BackgroundMeasles vaccine (MV) administered as the last vaccine after the third dose of diphtheria-tetanus-pertussis (DTP) may be associated with better child survival unrelated to prevention of measles infection. Other studies have shown that MV administered after DTP was more beneficial and was associated with lower mortality compared with DTP administered after MV or DTP administered simultaneously with MV. We compared the difference in mortality between measles vaccinated after DTP3 and measles-unvaccinated children in Navrongo, Ghana.
MethodsThis was a follow-up study involving annual cohort of children aged 9-23?months from 1996 to 2012. We assessed survival in relation to the measles vaccination status within the first 12?months from interview date and until 5?years of age using Cox proportional hazards models.
ResultsIn all, 38,333 children were included in the study. The proportion of children vaccinated with MV-after-DTP3 increased from 45% in 1996 to 95% in 2012. The adjusted hazard ratio (HR) for measles unvaccinated compared with MV-after-DTP3 vaccinated children was 1.38 (1.15-1.66) in the first 12?months after assessment of vaccination status and 1.22 (1.05-1.41) with follow-up to 5?years of age. The national immunization days campaigns with oral polio vaccine or MV might have reduced the effect of being MV-after-DTP3 vaccinated vs MV-unvaccinated. For 12?months of follow-up, the HR before a campaign for MV-unvaccinated children was 1.63 (1.23-2.17) compared to those who received MV-after-DTP3. After the campaign, the HR reduced to 1.23 (0.97-1.54). Stratifying the analysis by sex, measles-unvaccinated boys had a HR of 1.69 (1.33-2.61) compared to measles-unvaccinated girls who had a HR 1.06 (0.79-1.40) during 1-year follow-up. In 1989, only 7% of children in the area had received MV-after-DTP3; the increase in MV-after-DTP3 coverage from 1989 to 2012 may have lowered mortality rate among children aged 9?months to 3?years by 24%.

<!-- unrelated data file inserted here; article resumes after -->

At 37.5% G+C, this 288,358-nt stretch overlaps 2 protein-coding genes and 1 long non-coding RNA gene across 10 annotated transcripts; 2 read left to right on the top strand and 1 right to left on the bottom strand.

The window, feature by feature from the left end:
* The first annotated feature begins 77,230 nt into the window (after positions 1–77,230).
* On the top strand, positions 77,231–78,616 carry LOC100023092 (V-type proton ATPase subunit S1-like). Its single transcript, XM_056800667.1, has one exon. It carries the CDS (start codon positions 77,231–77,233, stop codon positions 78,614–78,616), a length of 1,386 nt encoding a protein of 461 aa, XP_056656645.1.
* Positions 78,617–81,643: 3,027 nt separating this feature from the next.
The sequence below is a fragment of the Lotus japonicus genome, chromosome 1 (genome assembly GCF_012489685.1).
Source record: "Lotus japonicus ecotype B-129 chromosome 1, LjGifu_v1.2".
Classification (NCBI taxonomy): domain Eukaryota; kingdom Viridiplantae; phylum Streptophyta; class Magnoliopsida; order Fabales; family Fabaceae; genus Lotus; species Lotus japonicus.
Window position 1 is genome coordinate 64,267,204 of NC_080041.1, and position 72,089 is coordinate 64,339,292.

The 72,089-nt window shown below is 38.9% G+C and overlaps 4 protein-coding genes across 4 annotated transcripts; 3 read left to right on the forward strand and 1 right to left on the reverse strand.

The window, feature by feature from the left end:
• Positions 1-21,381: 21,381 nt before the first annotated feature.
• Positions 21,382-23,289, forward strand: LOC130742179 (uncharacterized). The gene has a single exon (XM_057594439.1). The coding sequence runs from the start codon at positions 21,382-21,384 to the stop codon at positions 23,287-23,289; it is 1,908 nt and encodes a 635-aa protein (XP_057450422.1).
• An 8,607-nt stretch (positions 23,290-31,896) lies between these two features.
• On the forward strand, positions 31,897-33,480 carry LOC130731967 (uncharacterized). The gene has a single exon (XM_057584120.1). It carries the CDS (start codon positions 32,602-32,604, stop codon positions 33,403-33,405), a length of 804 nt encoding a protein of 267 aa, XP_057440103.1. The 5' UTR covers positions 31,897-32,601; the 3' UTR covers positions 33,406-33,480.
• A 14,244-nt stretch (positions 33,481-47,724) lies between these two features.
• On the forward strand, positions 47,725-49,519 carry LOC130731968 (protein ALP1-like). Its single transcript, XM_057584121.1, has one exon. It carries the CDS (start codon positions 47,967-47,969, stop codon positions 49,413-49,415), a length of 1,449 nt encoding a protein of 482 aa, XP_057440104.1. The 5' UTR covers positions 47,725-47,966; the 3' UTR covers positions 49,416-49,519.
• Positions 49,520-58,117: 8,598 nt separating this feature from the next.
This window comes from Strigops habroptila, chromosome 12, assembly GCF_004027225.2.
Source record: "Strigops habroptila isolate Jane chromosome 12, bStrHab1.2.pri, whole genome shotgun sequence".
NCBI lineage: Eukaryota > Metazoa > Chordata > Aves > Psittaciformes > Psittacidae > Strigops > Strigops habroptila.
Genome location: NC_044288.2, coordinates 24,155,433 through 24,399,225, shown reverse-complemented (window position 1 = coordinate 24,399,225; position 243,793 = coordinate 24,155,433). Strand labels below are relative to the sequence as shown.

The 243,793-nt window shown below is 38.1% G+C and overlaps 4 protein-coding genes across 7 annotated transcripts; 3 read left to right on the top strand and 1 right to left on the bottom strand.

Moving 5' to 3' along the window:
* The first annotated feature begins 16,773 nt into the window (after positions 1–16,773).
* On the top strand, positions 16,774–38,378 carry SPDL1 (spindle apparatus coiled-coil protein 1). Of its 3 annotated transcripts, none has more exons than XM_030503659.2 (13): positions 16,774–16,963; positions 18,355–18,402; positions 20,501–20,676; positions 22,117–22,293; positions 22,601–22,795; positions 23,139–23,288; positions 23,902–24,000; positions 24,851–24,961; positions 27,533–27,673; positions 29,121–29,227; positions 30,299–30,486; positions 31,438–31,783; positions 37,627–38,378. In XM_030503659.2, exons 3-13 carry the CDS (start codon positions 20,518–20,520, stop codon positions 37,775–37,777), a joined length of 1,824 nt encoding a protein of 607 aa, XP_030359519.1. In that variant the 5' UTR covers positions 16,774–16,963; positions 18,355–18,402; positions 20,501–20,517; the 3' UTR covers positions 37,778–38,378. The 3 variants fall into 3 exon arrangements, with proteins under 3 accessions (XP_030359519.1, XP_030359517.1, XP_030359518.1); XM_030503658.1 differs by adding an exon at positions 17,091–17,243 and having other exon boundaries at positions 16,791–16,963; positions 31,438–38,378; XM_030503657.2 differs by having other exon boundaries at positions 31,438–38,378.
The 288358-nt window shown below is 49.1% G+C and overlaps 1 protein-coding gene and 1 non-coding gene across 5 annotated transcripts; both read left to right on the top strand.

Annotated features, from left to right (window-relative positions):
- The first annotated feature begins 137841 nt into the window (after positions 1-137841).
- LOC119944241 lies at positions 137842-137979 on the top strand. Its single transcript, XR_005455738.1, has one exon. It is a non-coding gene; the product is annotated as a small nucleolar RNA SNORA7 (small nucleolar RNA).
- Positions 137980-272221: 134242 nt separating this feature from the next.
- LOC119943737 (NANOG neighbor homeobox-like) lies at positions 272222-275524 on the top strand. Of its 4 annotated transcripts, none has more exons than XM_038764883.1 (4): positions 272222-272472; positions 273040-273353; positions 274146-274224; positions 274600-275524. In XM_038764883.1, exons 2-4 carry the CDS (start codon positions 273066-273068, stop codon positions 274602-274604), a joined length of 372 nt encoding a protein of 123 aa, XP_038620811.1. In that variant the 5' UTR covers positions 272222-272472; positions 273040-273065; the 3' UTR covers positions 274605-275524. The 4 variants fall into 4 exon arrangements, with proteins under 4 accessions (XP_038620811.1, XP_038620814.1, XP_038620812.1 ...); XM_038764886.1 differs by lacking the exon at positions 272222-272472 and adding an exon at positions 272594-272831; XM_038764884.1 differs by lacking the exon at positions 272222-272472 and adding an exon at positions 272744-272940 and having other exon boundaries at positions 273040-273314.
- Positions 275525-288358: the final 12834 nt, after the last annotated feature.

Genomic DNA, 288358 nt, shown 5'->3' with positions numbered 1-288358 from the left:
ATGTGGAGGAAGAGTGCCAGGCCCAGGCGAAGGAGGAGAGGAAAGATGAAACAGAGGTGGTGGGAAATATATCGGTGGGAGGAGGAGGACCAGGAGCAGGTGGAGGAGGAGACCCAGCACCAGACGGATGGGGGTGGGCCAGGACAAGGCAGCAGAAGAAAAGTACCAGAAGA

ConclusionThough an observational study, our findings suggest that measles vaccination, administered in the recommended sequence, is associated with improved child survival and may have contributed importantly to the mortality decline toward the achievement of Millennium Development Goal 4.